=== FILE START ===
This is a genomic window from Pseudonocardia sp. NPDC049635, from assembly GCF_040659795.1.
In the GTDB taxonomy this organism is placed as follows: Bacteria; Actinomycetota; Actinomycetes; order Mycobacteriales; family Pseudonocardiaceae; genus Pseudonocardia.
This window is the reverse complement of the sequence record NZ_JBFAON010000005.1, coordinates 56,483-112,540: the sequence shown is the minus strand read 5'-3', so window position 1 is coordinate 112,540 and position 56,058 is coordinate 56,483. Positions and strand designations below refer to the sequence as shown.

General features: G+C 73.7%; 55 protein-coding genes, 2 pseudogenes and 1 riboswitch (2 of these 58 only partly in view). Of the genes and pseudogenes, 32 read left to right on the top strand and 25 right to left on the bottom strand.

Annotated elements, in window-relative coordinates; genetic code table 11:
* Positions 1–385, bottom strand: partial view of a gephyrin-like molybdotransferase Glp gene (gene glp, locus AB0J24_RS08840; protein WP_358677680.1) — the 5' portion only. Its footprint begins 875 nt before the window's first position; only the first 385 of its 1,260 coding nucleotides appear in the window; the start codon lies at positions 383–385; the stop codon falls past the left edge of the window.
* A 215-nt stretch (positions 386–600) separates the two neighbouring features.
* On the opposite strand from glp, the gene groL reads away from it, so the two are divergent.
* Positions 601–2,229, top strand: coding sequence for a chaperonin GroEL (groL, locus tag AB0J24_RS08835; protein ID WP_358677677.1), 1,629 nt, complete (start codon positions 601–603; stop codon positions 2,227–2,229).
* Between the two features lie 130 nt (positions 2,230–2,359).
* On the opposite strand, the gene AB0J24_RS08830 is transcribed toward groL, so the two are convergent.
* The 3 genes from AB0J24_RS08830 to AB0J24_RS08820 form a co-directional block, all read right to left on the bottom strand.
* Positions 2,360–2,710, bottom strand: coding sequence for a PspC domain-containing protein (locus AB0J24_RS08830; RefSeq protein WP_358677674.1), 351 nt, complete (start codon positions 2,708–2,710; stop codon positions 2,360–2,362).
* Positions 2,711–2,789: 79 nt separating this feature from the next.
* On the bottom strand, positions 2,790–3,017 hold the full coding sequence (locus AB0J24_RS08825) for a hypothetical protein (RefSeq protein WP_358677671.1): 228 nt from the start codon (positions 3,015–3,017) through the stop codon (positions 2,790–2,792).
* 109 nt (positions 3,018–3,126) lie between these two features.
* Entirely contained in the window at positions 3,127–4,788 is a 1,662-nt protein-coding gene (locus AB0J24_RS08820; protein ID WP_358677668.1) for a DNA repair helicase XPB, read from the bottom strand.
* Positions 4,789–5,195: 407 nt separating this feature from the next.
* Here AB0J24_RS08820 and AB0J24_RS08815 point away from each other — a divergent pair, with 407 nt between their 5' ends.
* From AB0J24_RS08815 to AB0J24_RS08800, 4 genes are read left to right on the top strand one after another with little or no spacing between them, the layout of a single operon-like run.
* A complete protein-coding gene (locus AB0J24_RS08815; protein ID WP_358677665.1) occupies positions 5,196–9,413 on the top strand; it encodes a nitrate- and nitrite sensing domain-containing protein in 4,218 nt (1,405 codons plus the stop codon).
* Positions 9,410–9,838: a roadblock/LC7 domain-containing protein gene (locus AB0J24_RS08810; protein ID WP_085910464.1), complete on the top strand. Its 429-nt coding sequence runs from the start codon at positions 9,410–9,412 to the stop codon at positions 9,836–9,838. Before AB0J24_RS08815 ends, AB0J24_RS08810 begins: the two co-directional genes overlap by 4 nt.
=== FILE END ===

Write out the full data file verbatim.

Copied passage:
This is a genomic window from Pseudonocardia sp. NPDC049635, from assembly GCF_040659795.1.
In the GTDB taxonomy this organism is placed as follows: Bacteria; Actinomycetota; Actinomycetes; order Mycobacteriales; family Pseudonocardiaceae; genus Pseudonocardia.
This window is the reverse complement of the sequence record NZ_JBFAON010000005.1, coordinates 56,483-112,540: the sequence shown is the minus strand read 5'-3', so window position 1 is coordinate 112,540 and position 56,058 is coordinate 56,483. Positions and strand designations below refer to the sequence as shown.

General features: G+C 73.7%; 55 protein-coding genes, 2 pseudogenes and 1 riboswitch (2 of these 58 only partly in view). Of the genes and pseudogenes, 32 read left to right on the top strand and 25 right to left on the bottom strand.

Annotated elements, in window-relative coordinates; genetic code table 11:
* Positions 1–385, bottom strand: partial view of a gephyrin-like molybdotransferase Glp gene (gene glp, locus AB0J24_RS08840; protein WP_358677680.1) — the 5' portion only. Its footprint begins 875 nt before the window's first position; only the first 385 of its 1,260 coding nucleotides appear in the window; the start codon lies at positions 383–385; the stop codon falls past the left edge of the window.
* A 215-nt stretch (positions 386–600) separates the two neighbouring features.
* On the opposite strand from glp, the gene groL reads away from it, so the two are divergent.
* Positions 601–2,229, top strand: coding sequence for a chaperonin GroEL (groL, locus tag AB0J24_RS08835; protein ID WP_358677677.1), 1,629 nt, complete (start codon positions 601–603; stop codon positions 2,227–2,229).
* Between the two features lie 130 nt (positions 2,230–2,359).
* On the opposite strand, the gene AB0J24_RS08830 is transcribed toward groL, so the two are convergent.
* The 3 genes from AB0J24_RS08830 to AB0J24_RS08820 form a co-directional block, all read right to left on the bottom strand.
* Positions 2,360–2,710, bottom strand: coding sequence for a PspC domain-containing protein (locus AB0J24_RS08830; RefSeq protein WP_358677674.1), 351 nt, complete (start codon positions 2,708–2,710; stop codon positions 2,360–2,362).
* Positions 2,711–2,789: 79 nt separating this feature from the next.
* On the bottom strand, positions 2,790–3,017 hold the full coding sequence (locus AB0J24_RS08825) for a hypothetical protein (RefSeq protein WP_358677671.1): 228 nt from the start codon (positions 3,015–3,017) through the stop codon (positions 2,790–2,792).
* 109 nt (positions 3,018–3,126) lie between these two features.
* Entirely contained in the window at positions 3,127–4,788 is a 1,662-nt protein-coding gene (locus AB0J24_RS08820; protein ID WP_358677668.1) for a DNA repair helicase XPB, read from the bottom strand.
* Positions 4,789–5,195: 407 nt separating this feature from the next.
* Here AB0J24_RS08820 and AB0J24_RS08815 point away from each other — a divergent pair, with 407 nt between their 5' ends.
* From AB0J24_RS08815 to AB0J24_RS08800, 4 genes are read left to right on the top strand one after another with little or no spacing between them, the layout of a single operon-like run.
* A complete protein-coding gene (locus AB0J24_RS08815; protein ID WP_358677665.1) occupies positions 5,196–9,413 on the top strand; it encodes a nitrate- and nitrite sensing domain-containing protein in 4,218 nt (1,405 codons plus the stop codon).
* Positions 9,410–9,838: a roadblock/LC7 domain-containing protein gene (locus AB0J24_RS08810; protein ID WP_085910464.1), complete on the top strand. Its 429-nt coding sequence runs from the start codon at positions 9,410–9,412 to the stop codon at positions 9,836–9,838. Before AB0J24_RS08815 ends, AB0J24_RS08810 begins: the two co-directional genes overlap by 4 nt.